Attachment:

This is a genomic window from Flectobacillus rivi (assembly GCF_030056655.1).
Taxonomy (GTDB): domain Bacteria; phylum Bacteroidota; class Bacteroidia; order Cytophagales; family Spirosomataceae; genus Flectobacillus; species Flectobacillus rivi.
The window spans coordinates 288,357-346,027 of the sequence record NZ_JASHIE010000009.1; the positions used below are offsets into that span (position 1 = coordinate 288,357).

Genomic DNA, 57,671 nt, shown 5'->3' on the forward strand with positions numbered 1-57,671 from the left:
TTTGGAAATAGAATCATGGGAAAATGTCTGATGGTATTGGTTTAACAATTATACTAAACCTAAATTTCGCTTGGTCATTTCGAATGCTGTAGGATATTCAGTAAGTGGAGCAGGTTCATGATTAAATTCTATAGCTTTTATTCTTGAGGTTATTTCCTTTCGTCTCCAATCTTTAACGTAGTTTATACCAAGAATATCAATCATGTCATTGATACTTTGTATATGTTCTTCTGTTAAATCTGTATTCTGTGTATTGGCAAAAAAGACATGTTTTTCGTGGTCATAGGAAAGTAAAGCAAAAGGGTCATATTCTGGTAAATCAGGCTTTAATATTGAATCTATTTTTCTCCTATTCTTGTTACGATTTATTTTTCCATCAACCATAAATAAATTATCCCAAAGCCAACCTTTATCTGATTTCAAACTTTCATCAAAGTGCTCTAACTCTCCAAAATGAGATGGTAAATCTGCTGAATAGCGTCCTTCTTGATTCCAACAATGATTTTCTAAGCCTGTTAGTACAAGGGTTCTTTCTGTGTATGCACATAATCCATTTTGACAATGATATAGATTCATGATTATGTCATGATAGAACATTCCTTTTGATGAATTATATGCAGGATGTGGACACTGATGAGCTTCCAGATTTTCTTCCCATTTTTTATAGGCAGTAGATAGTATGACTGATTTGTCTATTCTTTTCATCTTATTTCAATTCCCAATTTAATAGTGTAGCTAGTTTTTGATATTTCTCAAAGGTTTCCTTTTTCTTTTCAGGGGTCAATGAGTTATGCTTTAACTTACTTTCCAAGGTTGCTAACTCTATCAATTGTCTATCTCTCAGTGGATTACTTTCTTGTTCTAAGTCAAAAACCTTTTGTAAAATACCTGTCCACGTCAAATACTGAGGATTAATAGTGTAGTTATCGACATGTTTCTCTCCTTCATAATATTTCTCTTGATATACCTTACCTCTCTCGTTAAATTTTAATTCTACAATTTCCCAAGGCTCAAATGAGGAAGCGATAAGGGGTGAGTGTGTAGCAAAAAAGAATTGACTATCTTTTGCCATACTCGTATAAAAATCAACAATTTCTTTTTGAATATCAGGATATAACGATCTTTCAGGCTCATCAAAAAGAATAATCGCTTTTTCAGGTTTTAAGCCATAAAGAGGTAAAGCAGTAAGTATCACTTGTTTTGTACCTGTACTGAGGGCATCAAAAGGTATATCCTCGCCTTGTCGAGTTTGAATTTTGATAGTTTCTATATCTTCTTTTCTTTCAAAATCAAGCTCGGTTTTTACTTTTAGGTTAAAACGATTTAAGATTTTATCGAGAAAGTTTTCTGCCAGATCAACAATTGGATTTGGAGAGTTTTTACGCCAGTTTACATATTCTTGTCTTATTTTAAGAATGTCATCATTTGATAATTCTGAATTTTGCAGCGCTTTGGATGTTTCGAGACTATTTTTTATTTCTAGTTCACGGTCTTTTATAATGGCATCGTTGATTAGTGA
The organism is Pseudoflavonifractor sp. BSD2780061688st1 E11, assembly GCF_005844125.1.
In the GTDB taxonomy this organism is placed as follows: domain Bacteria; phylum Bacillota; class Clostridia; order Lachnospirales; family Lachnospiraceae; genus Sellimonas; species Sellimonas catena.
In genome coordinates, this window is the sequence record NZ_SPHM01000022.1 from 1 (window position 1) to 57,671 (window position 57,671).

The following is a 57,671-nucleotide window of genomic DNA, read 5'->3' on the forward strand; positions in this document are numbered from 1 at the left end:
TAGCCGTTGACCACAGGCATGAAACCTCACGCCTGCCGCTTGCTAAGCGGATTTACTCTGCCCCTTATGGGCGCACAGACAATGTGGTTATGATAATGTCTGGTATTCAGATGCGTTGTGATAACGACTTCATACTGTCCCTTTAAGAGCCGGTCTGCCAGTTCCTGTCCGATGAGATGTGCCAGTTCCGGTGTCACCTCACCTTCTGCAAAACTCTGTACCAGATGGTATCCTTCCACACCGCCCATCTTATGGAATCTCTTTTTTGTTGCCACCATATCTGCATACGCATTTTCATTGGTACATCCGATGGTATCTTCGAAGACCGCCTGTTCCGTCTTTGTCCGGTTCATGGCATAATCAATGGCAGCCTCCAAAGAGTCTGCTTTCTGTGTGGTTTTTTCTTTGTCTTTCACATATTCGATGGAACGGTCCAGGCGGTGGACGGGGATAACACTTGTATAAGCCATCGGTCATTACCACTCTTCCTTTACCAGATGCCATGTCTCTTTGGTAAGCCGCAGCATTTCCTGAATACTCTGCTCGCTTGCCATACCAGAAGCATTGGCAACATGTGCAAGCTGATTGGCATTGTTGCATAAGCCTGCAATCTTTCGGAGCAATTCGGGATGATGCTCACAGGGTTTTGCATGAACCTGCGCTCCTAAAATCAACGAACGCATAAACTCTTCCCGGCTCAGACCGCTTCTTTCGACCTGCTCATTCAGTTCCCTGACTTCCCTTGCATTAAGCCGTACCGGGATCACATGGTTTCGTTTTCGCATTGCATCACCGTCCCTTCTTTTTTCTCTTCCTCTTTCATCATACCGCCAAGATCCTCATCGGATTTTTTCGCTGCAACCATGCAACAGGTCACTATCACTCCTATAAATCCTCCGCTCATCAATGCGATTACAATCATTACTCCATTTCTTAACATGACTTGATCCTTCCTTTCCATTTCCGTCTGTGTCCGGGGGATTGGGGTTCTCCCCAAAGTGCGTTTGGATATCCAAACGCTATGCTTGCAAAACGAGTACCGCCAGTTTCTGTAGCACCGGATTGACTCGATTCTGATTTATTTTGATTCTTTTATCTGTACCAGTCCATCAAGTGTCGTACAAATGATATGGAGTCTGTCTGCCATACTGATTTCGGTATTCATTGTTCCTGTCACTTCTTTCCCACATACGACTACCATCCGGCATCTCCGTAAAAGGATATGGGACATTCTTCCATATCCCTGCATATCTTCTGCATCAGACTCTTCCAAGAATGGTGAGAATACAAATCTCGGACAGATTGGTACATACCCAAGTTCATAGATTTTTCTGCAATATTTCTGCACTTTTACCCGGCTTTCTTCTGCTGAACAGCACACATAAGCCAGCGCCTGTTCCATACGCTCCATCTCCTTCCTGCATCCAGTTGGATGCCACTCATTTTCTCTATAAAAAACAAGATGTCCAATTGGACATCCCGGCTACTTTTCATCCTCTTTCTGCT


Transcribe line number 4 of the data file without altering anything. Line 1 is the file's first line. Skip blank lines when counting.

Genomic DNA, 57,671 nt, shown 5'->3' on the forward strand with positions numbered 1-57,671 from the left: